Tuesday, August 9, 2011

Unidentified Friendly Object: PAUL

Greg Mottola’s Paul may not have the emotional resonance of his two previous efforts (the excellent coming-of-age films Adventureland and Superbad), but it’s still decent entertainment. It’s a warm geeky embrace of a movie, a sci-fi action comedy, jam-packed with winking references. If you’re like me, the kind of person who can appreciate a collage of homage derived from nearly every notable piece of 70’s and 80’s sci-fi (from E.T., Star Wars, and Back to the Future to Aliens, Close Encounters of the Third Kind and Repo Man), you’re in for a treat. But even if every single reference flies over your head, I can’t imagine having the fun entirely pass you buy. Here’s a comedy that really knows how to utilize its talented cast as it builds a satisfying collection of set-ups and pay-offs. It’s an efficient sugary treat.

Simon Pegg and Nick Frost, who also wrote the screenplay, star as two British nerds on an American road trip that starts at Comic-Con and winds its way through famous southwestern UFO hotspots like Area 51. While on a lonely stretch of road, they happen upon a car accident that introduces them to Paul (voiced by Seth Rogen), an escaped alien in desperate need of a ride. It turns out that this little green dude is on the run from the feds (a straight-laced Jason Bateman and two goofball underlings Bill Hader and Joe Lo Truglio) and he wants the nerds to help him flee to a remote patch of wilderness where he will meet his fellow aliens for a ride back to his home planet. Along the way, the trio picks up, under strange duress, a fundamentalist Christian woman (Kristen Wiig) who has a hard time believing in science, specifically that aliens are possible. What do you expect? Her T-shirt reads “Evolve This!” which accompanies a drawing of Jesus shooting Darwin in the face.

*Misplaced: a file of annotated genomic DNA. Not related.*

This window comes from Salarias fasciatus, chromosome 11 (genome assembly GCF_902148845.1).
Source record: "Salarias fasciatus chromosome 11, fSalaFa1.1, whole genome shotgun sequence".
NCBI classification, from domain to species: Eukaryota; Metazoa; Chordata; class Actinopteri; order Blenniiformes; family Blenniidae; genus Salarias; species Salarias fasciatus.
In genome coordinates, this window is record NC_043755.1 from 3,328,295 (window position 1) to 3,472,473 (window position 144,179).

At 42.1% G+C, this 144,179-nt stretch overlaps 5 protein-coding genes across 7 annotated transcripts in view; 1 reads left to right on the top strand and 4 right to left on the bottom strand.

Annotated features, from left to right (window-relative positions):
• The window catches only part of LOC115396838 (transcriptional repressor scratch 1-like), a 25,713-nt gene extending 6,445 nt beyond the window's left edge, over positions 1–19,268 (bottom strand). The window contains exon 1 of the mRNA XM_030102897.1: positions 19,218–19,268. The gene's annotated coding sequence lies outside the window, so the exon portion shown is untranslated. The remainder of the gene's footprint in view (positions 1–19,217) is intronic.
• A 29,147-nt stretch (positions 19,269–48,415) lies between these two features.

This is all so much broad shtick, that’s for sure. The characters are silly caricatures and the plot is just a mash of influences grafted onto a road movie. It’s a little disappointing see so much talent go towards something that, however much fun it provides moment to moment, comes up feeling awfully minor. But Mottola’s coming off of two great films and so are Frost and Pegg who together wrote and starred in director Edgar Wright’s Shaun of the Dead and Hot Fuzz, terrific, sneakily moving, satires of zombie and cop films respectively. There’s a sense that, however minor, a lot of earnest energy went into Paul. Perhaps there’s a feeling that this is simply talented people expending great amounts of effort on goofing off. It embodies a geeky love of the minor details of sci-fi lore. The cast gamely throws itself into the ridiculousness and Mottola, with cinematographer Lawrence Sher, has a nice eye for slick widescreen southwestern spaces in which to arrange his silly, splashy, sometimes explosive, gags.

Its sense of slightness and its sense of humor ultimately balance each other out and Paul evens out at a reasonably enjoyable level of fun. Despite a few too many gay panic jokes, it’s theme of acceptance and open-mindedness is ultimately welcome. The comedy is a self-reflexive and self-aggrandizing look at fandom that posits that neat sci-fi spectacles can draw people together. That may not be exactly true, sci-fi fanboys can be awfully vicious, but if the world at large were as giddily geeky as these characters, people just might have a few more reasons to get along, bonding over the cool little moments found in cult classics.

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